US

What do we know about the criminology student accused of quadruple murder?

US criminology student Bryan Christopher Kohberger is in custody after being charged with first degree murder.

He is accused of killing Kaylee Goncalves, Maddie Mogen, Xana Kernodle and Ethan Chapin, who were stabbed to death in Moscow, Idaho in the early hours of 13 November in a case that left the small community where they lived desperate for answers.

Autopsies showed all four were likely asleep when they were attacked. Some had defensive wounds and each was stabbed multiple times.

So what do we know about the man held on suspicion of their deaths?

Kohberger is 28 and a PhD student in the Department of Criminal Justice and Criminology at Washington State University, a short drive across the state line from the University of Idaho.

He is also a teaching assistant for the university’s criminal justice and criminology programme, according to WSU’s online directory.

University police assisted Idaho law enforcement in executing search warrants at Kohberger’s home and office on campus.

More on Idaho

A graduate of Northampton Community College in Pennsylvania in 2018, he holds an associate of arts degree in psychology.

Sky News Investigates: The student 'murder house' in Idaho
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Kaylee Goncalves, Maddie Mogen and Xana Kernodle, and Xana’s boyfriend Ethan Chapin

‘Keen interest in crime’

DeSales University in Pennsylvania said he received a bachelor’s degree in 2020 and completed graduate studies in June 2022.

He was arrested early on Friday morning by Pennsylvania State Police at an address in the state’s Chestnuthill Township and is being held for extradition to Idaho on a warrant for first degree murder.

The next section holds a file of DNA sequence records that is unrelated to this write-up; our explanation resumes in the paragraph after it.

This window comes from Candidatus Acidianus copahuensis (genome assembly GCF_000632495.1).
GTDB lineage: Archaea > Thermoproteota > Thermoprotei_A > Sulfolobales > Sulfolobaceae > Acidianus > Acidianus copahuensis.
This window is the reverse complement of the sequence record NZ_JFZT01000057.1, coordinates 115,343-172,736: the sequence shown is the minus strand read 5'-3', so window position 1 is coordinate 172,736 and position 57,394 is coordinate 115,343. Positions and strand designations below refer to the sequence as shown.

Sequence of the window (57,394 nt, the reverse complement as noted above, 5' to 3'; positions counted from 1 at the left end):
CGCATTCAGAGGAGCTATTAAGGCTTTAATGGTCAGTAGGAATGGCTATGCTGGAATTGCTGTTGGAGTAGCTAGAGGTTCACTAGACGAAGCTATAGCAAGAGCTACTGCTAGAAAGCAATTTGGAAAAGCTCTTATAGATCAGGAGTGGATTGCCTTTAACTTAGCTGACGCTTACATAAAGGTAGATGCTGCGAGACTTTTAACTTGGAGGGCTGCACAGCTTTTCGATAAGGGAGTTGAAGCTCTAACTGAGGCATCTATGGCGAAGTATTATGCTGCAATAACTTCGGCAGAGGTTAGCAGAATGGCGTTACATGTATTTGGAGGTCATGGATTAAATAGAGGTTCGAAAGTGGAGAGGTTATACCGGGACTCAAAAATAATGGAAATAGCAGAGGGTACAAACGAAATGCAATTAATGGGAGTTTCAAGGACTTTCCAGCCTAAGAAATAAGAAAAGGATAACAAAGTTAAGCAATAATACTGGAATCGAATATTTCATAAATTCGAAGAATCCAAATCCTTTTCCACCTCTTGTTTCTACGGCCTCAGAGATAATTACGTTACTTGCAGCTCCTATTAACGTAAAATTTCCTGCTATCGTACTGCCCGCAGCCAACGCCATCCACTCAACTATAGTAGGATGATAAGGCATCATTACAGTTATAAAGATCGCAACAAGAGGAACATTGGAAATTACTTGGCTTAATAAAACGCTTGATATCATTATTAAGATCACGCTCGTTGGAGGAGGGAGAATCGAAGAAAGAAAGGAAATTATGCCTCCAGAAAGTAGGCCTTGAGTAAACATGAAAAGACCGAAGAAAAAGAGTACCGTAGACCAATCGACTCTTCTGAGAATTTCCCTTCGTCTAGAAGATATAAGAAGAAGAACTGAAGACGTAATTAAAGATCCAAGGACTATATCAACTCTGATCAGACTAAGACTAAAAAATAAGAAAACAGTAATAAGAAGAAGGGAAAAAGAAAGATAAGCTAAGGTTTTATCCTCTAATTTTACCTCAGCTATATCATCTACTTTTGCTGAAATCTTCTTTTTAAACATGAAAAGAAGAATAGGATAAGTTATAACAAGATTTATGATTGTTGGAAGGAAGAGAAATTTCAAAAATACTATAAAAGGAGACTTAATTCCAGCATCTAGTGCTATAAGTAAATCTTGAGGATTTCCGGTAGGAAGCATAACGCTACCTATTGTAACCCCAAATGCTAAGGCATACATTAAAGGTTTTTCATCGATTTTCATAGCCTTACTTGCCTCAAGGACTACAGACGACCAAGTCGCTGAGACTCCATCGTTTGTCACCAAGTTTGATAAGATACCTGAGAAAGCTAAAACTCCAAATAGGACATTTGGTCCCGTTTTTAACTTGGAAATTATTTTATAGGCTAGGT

Sky News’ partner NBC News said Kohberger was most recently living in an apartment in Pullman, Washington, and appeared to have a keen interest in crime.

Kohberger receiving his diploma from DeSales graduation in May
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Kohberger receiving his bachelor’s degree from DeSales University in 2020

Fellow WSU criminal justice grad student Ben Roberts told the channel, Kohberger appeared confident and outgoing but also seemed like “he was always looking for a way to fit in”.

“It’s pretty out of left field,” Mr Roberts told The Associated Press. “I had honestly just pegged him as being super awkward.”

Studied criminals

According to NBC, seven months ago, a person with the name Bryan Kohberger took part in a research project that required him to reach out directly to people who had been arrested.

At the time, the person identified himself as a “student investigator” at DeSales University and was using a school-issued email address.

Notes left in memory of the victims
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Notes left in memory of the victims in the close-knit community of Moscow

“My name is Bryan, and I am inviting you to participate in a research project that seeks to understand how emotions and psychological traits influence decision-making when committing a crime,” Kohberger wrote in a post that appeared seven months ago on a Reddit community for former prisoners.

“In particular, this study seeks to understand the story behind your most recent criminal offence, with an emphasis on your thoughts and feelings throughout your experience.”

The stabbing deaths shook the small town of Moscow, Idaho, a farming community of about 25,000 people – including roughly 11,000 students – tucked in the rolling hills of the northern Idaho’s Palouse region.

An extradition hearing is scheduled for Tuesday.

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